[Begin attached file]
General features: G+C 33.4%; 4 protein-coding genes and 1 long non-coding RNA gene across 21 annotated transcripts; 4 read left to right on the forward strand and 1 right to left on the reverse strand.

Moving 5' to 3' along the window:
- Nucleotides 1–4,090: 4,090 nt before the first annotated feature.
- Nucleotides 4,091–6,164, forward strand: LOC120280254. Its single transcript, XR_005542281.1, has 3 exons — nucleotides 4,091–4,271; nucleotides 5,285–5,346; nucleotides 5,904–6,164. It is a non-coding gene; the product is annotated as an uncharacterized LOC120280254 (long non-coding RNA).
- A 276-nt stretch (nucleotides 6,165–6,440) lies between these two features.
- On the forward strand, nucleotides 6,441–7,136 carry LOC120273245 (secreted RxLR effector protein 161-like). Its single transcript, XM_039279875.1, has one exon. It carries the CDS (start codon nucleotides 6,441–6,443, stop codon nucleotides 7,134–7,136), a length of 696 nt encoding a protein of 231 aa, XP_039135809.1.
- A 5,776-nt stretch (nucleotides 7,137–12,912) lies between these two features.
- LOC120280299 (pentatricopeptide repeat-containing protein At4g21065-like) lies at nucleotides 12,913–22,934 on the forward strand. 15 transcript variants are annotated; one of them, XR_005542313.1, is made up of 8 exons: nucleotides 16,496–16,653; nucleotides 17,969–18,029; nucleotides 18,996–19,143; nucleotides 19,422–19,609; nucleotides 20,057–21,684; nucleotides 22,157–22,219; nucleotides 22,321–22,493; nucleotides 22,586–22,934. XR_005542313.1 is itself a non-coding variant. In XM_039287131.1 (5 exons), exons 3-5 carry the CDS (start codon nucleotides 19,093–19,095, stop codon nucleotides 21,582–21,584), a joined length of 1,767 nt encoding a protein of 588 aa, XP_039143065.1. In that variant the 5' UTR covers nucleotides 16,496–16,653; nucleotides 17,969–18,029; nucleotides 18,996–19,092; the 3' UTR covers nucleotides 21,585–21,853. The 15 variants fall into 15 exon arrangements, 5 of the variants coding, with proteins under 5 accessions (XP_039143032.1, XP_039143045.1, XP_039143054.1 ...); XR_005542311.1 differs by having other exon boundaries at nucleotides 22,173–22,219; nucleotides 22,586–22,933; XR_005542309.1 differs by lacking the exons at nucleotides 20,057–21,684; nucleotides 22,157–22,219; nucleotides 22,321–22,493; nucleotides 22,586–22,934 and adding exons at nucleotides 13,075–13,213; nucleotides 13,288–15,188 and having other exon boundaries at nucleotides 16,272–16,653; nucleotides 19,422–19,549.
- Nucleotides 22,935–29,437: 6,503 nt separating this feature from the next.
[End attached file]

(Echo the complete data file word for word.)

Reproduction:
General features: G+C 33.4%; 4 protein-coding genes and 1 long non-coding RNA gene across 21 annotated transcripts; 4 read left to right on the forward strand and 1 right to left on the reverse strand.

Moving 5' to 3' along the window:
- Nucleotides 1–4,090: 4,090 nt before the first annotated feature.
- Nucleotides 4,091–6,164, forward strand: LOC120280254. Its single transcript, XR_005542281.1, has 3 exons — nucleotides 4,091–4,271; nucleotides 5,285–5,346; nucleotides 5,904–6,164. It is a non-coding gene; the product is annotated as an uncharacterized LOC120280254 (long non-coding RNA).
- A 276-nt stretch (nucleotides 6,165–6,440) lies between these two features.
- On the forward strand, nucleotides 6,441–7,136 carry LOC120273245 (secreted RxLR effector protein 161-like). Its single transcript, XM_039279875.1, has one exon. It carries the CDS (start codon nucleotides 6,441–6,443, stop codon nucleotides 7,134–7,136), a length of 696 nt encoding a protein of 231 aa, XP_039135809.1.
- A 5,776-nt stretch (nucleotides 7,137–12,912) lies between these two features.
- LOC120280299 (pentatricopeptide repeat-containing protein At4g21065-like) lies at nucleotides 12,913–22,934 on the forward strand. 15 transcript variants are annotated; one of them, XR_005542313.1, is made up of 8 exons: nucleotides 16,496–16,653; nucleotides 17,969–18,029; nucleotides 18,996–19,143; nucleotides 19,422–19,609; nucleotides 20,057–21,684; nucleotides 22,157–22,219; nucleotides 22,321–22,493; nucleotides 22,586–22,934. XR_005542313.1 is itself a non-coding variant. In XM_039287131.1 (5 exons), exons 3-5 carry the CDS (start codon nucleotides 19,093–19,095, stop codon nucleotides 21,582–21,584), a joined length of 1,767 nt encoding a protein of 588 aa, XP_039143065.1. In that variant the 5' UTR covers nucleotides 16,496–16,653; nucleotides 17,969–18,029; nucleotides 18,996–19,092; the 3' UTR covers nucleotides 21,585–21,853. The 15 variants fall into 15 exon arrangements, 5 of the variants coding, with proteins under 5 accessions (XP_039143032.1, XP_039143045.1, XP_039143054.1 ...); XR_005542311.1 differs by having other exon boundaries at nucleotides 22,173–22,219; nucleotides 22,586–22,933; XR_005542309.1 differs by lacking the exons at nucleotides 20,057–21,684; nucleotides 22,157–22,219; nucleotides 22,321–22,493; nucleotides 22,586–22,934 and adding exons at nucleotides 13,075–13,213; nucleotides 13,288–15,188 and having other exon boundaries at nucleotides 16,272–16,653; nucleotides 19,422–19,549.
- Nucleotides 22,935–29,437: 6,503 nt separating this feature from the next.